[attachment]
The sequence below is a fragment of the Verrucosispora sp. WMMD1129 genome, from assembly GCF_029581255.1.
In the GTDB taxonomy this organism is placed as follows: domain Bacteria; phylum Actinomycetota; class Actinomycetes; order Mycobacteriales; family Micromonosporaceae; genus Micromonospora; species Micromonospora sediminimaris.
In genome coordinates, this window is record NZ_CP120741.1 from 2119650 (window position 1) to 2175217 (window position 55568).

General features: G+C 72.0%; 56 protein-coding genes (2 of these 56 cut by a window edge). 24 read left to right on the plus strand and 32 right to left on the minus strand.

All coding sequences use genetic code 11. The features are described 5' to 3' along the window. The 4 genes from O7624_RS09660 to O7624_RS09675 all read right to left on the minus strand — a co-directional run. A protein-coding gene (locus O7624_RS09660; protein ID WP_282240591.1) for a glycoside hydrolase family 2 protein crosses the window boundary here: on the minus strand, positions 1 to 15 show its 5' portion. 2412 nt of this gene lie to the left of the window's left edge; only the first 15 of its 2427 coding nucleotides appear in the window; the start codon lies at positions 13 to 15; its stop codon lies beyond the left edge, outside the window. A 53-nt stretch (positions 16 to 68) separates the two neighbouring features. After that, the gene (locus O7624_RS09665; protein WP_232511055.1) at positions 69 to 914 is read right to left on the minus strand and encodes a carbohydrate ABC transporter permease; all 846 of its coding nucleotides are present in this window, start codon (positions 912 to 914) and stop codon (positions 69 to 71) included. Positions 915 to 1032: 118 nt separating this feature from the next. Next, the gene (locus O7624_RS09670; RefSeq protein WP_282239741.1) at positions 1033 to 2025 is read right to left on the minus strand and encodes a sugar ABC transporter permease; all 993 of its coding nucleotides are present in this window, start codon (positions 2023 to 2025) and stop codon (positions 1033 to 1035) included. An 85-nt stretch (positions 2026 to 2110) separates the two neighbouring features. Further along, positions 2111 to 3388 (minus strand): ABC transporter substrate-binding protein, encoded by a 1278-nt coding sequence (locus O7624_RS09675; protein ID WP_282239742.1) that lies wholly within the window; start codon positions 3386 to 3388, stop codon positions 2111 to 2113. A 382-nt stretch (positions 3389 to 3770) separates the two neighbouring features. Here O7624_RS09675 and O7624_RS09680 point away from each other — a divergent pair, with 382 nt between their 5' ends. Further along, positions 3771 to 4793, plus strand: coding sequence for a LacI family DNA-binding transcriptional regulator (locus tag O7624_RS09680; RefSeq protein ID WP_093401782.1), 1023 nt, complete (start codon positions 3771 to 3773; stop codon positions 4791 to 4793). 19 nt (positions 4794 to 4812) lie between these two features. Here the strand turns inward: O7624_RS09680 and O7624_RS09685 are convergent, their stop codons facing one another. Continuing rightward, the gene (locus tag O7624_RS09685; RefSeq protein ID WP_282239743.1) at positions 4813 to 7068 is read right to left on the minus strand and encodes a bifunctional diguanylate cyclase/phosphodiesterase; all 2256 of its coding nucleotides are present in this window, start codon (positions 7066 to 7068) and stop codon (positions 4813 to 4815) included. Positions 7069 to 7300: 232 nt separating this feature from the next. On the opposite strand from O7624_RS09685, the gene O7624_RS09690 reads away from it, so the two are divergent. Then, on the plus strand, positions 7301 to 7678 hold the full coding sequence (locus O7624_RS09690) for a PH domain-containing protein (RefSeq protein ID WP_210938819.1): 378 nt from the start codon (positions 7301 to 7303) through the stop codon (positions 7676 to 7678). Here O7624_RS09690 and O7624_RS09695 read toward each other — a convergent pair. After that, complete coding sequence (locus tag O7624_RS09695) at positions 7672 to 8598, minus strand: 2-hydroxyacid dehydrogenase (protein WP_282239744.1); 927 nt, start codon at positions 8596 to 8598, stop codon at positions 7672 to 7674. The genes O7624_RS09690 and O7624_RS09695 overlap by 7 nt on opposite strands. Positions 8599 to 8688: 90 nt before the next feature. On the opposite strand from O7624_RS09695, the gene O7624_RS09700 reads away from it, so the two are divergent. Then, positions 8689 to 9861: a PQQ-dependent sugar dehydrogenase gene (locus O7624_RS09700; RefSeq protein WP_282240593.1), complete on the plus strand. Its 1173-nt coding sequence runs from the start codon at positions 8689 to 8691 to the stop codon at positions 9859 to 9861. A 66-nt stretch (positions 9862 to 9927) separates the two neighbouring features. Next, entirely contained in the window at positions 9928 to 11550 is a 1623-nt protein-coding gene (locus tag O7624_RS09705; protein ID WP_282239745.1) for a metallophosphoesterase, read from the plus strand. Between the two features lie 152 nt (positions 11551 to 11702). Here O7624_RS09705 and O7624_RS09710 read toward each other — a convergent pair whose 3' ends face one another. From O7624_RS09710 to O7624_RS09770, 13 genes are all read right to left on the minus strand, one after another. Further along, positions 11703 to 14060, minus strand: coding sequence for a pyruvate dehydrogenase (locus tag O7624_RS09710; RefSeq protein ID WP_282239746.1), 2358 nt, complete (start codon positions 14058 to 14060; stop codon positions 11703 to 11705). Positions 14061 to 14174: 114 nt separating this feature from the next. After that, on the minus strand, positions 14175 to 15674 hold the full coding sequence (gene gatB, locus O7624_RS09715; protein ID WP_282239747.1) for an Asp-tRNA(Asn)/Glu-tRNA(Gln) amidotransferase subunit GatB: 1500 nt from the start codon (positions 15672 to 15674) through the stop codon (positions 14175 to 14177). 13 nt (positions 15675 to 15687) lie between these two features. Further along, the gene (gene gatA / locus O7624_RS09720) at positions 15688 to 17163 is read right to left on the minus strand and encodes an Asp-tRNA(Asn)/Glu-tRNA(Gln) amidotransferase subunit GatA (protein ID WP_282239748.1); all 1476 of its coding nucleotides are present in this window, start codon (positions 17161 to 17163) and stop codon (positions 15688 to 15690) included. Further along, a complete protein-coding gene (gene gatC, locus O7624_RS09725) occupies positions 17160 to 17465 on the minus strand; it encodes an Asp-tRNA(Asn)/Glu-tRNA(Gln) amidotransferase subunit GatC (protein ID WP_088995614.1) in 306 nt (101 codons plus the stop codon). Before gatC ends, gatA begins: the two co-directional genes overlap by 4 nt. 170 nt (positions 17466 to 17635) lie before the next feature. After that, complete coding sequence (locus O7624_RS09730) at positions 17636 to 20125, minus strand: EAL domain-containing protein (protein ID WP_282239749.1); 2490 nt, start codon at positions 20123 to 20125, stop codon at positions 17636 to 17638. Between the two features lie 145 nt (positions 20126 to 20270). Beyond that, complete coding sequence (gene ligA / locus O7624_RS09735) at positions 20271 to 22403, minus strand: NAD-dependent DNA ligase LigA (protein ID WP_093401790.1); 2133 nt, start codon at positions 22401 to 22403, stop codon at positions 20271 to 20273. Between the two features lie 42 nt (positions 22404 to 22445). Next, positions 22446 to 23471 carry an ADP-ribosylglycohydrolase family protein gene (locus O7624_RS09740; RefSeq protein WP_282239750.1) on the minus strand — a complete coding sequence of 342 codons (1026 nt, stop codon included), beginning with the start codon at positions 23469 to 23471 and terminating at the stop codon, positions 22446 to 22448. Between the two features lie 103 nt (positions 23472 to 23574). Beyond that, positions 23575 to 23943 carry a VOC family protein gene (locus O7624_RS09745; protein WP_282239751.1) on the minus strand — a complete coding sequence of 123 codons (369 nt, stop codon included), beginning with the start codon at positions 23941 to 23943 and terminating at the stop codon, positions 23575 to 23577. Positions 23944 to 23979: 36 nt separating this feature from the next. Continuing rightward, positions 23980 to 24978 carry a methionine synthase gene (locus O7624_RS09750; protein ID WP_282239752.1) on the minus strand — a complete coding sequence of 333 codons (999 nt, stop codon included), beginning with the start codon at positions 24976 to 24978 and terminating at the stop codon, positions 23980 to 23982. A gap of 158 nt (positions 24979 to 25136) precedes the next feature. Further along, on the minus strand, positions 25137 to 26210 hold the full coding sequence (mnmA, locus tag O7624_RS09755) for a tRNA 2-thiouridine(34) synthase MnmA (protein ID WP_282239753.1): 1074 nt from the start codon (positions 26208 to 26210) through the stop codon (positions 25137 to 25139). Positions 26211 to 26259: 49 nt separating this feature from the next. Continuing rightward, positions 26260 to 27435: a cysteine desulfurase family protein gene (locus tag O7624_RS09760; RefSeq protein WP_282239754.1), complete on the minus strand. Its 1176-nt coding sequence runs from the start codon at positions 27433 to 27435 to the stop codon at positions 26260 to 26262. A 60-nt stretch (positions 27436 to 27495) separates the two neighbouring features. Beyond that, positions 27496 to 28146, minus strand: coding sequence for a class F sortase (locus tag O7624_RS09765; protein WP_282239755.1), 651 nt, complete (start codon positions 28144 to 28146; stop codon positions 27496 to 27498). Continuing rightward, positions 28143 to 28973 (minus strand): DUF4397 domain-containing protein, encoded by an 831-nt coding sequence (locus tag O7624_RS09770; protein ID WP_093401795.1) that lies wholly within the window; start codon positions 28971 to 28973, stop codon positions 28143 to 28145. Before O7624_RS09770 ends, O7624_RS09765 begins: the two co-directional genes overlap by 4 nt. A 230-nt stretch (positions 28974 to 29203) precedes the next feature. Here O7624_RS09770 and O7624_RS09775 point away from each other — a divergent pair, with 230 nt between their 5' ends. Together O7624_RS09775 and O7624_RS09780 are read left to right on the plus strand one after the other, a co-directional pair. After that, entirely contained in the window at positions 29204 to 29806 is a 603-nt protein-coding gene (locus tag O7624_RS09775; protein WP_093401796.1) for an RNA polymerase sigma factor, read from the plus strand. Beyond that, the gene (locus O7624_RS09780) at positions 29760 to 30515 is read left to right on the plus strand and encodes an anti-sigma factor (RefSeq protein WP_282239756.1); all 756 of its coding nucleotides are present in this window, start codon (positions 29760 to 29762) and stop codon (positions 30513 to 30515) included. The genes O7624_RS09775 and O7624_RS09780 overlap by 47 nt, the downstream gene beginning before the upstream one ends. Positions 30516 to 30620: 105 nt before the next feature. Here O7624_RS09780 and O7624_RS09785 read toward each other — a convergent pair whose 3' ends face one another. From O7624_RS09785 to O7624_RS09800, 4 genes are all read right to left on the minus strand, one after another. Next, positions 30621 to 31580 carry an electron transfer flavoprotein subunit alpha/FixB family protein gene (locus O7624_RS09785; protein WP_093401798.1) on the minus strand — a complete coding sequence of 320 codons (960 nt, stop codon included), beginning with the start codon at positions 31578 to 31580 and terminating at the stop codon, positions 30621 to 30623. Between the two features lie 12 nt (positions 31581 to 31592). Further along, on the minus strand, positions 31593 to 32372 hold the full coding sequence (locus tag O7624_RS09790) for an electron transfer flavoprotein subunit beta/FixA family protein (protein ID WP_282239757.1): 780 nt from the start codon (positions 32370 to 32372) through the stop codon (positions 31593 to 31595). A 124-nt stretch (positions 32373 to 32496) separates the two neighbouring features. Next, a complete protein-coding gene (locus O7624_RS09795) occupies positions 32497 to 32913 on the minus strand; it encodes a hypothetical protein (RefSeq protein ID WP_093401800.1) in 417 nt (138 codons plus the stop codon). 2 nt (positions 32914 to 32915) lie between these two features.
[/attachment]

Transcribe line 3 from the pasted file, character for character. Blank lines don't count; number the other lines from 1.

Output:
In genome coordinates, this window is record NZ_CP120741.1 from 2119650 (window position 1) to 2175217 (window position 55568).